By Cal Barash-David
On June 18, No. 1 overall draft pick Kelsey Plum made a mistake. It was a mistake that many have made before, and many will make again. Plum challenged Breanna Stewart at the rim.
After making a cut toward the basket behind Sue Bird, Plum collected a pass and bounded toward the hoop. She stopped at the low post and went up with the ball. There, the rookie Plum was introduced to 6-foot-4 Stewart and her 7’1 wingspan, a stretch that roughly matches that of NBA superstar LeBron James. In an all-too predictable fashion, Stewie sent both Plum and her apprehensive shot attempt to the floor with an authoritative rejection that led to a Bird transition jumper.
Stewart racked up a career-high five blocks that game, and added 22 points and 15 rebounds – both game highs – to boot.
After the game, Bird commended Stewie’s performance and utility.
“When we needed defensive stops, she was blocking shots, when we needed big plays, she was grabbing rebounds,” said Bird. “And then on the other end she was the one that finally started to knock down her shots, and once she did that, the game blew wide open.”
“She’s arguably the most versatile player in the league (with) what she can do on both ends of the floor, both sides of the ball,” added Bird.
Stewart steps onto the court with a tool box so big it’s remarkable that she can jump so high. She rebounds, passes, blocks shots and scores at will – in the paint, from beyond the arc, and everywhere in between, often displaying a refined mid-range game replete with pull-up, turn-around and fade-away jumpers.
She is the only player in the league who averages more than 18 points, eight rebounds and more than one three-pointer per game.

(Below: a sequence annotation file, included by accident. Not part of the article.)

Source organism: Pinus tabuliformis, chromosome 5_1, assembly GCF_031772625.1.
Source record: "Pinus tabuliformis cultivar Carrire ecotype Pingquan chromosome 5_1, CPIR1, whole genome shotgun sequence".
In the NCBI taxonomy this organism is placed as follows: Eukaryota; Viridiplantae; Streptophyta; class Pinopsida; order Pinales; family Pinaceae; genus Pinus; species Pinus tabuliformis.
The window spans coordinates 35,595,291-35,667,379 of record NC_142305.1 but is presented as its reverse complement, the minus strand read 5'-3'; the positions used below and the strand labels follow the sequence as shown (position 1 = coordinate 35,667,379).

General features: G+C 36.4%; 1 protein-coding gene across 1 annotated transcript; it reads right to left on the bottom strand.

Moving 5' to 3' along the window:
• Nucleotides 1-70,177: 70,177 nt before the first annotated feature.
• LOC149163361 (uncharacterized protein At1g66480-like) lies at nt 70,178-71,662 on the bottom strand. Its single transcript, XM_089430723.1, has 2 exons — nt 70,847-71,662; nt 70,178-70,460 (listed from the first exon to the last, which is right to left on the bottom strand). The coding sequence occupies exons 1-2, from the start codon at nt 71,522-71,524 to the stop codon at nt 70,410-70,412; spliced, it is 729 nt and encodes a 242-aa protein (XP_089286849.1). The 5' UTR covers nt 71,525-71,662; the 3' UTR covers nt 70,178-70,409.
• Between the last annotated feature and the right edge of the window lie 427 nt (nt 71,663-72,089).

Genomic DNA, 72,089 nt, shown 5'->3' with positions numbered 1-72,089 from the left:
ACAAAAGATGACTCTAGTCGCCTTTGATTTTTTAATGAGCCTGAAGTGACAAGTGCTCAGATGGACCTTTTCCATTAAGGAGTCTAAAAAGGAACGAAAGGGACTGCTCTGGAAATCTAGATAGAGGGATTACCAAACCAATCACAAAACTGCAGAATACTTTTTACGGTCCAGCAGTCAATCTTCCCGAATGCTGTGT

With an 18.4 point per game average, Stewie stands at seventh in the league in scoring. She is also averaging a league-fourth best 8.7 rebounds per game.
And she’s trending upward. Over the past two games, the former UCONN standout is averaging 26 points and 10 boards, including a 30 and 10 performance in the Storm’s last game – a 20-point win over the Dallas Wings.
For her opposition, she’s nearly impossible to defend. Try to stop her with a big, and she’ll stretch you out and shoot from deep. Put a guard on her, and she’ll back down to the basket and finish at the rim.
“She’s a guard in a post’s body,” said teammate Jewell Loyd. “She can do it all, she can play every position, one through five, like she does here. And it’s hard to guard. If you leave her, she’ll shoot it; if you guard her, she can drive by you. So it’s hard to contain.”
In only her second season, Stewie has already established herself as a walking double-double. She has tallied 17 double-doubles in her first season-and-a-half and has recorded double-digit points and rebounds in four of her last seven games.
And there is no rest for weary opposing defenses of the WNBA, Stewart’s career is just getting started. At 22, she is the only sophomore player to be in the top 10 in the league in scoring and rebounding.
“She’s all-tool. She’s still adding things to her game, she’s still working on so much, and it’s kind of cool to see (how) every year she comes back and works on something different,” commented Loyd. “She grows, and she gets better.”
“She’s just focused. She wants to be the best, she wants to win championships and she’s going to do whatever she needs to do to help our team,” Loyd added.
It seems ludicrous that Stewart has never played in an All-Star game, but such is the case. Due to the Olympics last year – Stewart’s rookie season – no all-star game was held. But now, Stewie is doing everything that can be done on a basketball court to earn her place with the best.